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New Castle Dental Associates
92 Reads Way, Suite 200, New Castle, DE 19720

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Causes of Bleeding Gums and Gum Disease

Why You Should Care About Gum Health

How often do you think about the health of your gums? Are they pink and healthy? Maintaining great oral health involves taking care of both your teeth and gums. If you don’t take care of your gums, you may increase your risk for developing gum disease. One of the most dangerous aspects of gum disease is that the initial stages of the disease are usually painless, and you might not even know that you have gum disease until serious damage to your gum tissue and surrounding bones has occurred. At this point, tooth loss may occur. The leading cause of tooth loss in adults is caused by gum disease.

Understanding Gum Disease and Periodontitis

Periodontal disease is the term used to describe the group of conditions that affect the soft tissues and bones that support your teeth. The earliest stage of periodontal disease is gingivitis, which causes your gums to appear puffy and bright red as a result of inflammation. Inflammation occurs as the toxins from plaque and tartar spread beneath the gum line. If you have gingivitis, following a strict brushing and flossing regimen, in addition to seeing your dentist regularly, can successfully reverse the condition.

Periodontitis is the more serious type of periodontal disease, and it causes your gum tissue to pull away from your teeth. This creates spaces called pockets, and these spaces can trap bacteria, which can destroy gum tissue and supporting bone. Once this occurs, your teeth may loosen and can eventually fall out if you don’t receive aggressive treatment. Unlike gingivitis, the damage caused by periodontitis can only be managed and can’t be reversed.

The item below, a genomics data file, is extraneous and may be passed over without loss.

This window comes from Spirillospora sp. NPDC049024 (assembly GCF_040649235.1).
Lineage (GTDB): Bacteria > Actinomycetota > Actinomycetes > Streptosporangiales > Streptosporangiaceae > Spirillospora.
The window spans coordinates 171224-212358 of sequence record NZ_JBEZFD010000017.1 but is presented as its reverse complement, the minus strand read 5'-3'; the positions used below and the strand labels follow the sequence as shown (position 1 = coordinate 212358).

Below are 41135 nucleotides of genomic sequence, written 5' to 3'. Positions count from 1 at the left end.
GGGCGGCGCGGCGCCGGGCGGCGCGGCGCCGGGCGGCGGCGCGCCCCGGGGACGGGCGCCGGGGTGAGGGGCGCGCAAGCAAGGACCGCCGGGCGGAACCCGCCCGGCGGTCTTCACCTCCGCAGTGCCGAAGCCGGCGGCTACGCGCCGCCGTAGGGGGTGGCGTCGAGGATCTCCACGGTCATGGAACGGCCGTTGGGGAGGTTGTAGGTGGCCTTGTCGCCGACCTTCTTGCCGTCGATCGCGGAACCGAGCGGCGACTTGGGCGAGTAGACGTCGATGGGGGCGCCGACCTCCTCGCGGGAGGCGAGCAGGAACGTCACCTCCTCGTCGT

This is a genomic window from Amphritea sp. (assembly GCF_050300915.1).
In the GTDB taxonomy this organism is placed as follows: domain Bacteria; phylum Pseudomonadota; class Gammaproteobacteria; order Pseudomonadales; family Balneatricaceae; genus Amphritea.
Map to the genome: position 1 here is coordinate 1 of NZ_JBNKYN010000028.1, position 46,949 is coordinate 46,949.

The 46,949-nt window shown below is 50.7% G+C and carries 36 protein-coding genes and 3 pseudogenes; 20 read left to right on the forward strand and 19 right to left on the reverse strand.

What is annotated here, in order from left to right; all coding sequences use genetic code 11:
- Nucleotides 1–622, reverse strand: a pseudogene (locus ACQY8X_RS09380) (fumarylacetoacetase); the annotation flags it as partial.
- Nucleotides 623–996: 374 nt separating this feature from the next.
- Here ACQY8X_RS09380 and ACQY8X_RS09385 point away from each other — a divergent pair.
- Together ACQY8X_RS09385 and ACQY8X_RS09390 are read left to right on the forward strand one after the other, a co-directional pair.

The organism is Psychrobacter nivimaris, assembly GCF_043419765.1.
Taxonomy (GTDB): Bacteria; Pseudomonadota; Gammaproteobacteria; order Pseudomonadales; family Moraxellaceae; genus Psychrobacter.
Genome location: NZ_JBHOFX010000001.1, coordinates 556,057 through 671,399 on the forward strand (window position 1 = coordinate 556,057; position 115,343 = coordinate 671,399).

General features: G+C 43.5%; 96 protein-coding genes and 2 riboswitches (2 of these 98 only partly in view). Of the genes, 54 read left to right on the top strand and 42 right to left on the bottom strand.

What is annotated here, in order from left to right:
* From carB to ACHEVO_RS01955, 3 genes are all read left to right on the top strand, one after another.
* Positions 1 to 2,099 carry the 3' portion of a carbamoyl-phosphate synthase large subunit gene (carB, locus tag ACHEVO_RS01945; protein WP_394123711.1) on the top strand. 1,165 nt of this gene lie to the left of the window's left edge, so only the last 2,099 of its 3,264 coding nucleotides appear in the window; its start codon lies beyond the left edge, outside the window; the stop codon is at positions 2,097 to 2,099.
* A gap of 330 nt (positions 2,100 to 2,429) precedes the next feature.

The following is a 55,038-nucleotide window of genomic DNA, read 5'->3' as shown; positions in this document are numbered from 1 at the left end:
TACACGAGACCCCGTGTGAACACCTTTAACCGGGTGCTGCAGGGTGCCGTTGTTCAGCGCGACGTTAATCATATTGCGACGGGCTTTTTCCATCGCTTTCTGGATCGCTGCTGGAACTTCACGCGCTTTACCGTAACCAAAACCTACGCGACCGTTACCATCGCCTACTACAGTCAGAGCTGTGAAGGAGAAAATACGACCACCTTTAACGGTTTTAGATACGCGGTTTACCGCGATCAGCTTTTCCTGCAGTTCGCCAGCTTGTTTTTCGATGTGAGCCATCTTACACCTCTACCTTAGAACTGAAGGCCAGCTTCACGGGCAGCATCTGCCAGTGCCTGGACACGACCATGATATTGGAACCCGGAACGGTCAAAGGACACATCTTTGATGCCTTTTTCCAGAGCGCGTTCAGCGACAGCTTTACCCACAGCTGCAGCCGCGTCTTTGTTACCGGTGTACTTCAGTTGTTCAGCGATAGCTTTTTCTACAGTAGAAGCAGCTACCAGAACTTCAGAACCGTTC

Gum Disease Causes and Risk Factors

Many people develop gum disease as a result of poor oral hygiene. If you don’t brush and floss every day and see your dentist twice a year for professional cleanings and exams, plaque and tartar will accumulate on your teeth and along the gum line. Plaque is a nearly colorless, sticky film of bacteria, and it can harden into tartar if not removed daily. Tartar is typically brown or yellow in color and develops above the gum line. Tartar and plaque damage gum tissue, causing irritation and inflammation. If you have tartar, you might start noticing the early signs of gingivitis, such as swollen gums that bleed easily.

A variety of lifestyle and other risk factors can also contribute to the development of periodontal disease, including:

  • Tobacco use: Smoking and using other tobacco products are associated with an increased risk of periodontal disease.
    Hormonal changes: The increase in hormones that occur during puberty, menopause, and pregnancy can make gum tissue more sensitive. This can lead to inflammation and the bleeding gums that commonly occur during gingivitis.
    Genetics: Having a family member who has gingivitis can be a contributing factor to developing gum disease.
    Poor oral care: Brushing and flossing your teeth every day removes harmful plaque before it can harden into tartar. If plaque and tartar aren’t removed, your gum tissue becomes affected by the toxins found in bacteria, leading to gum disease.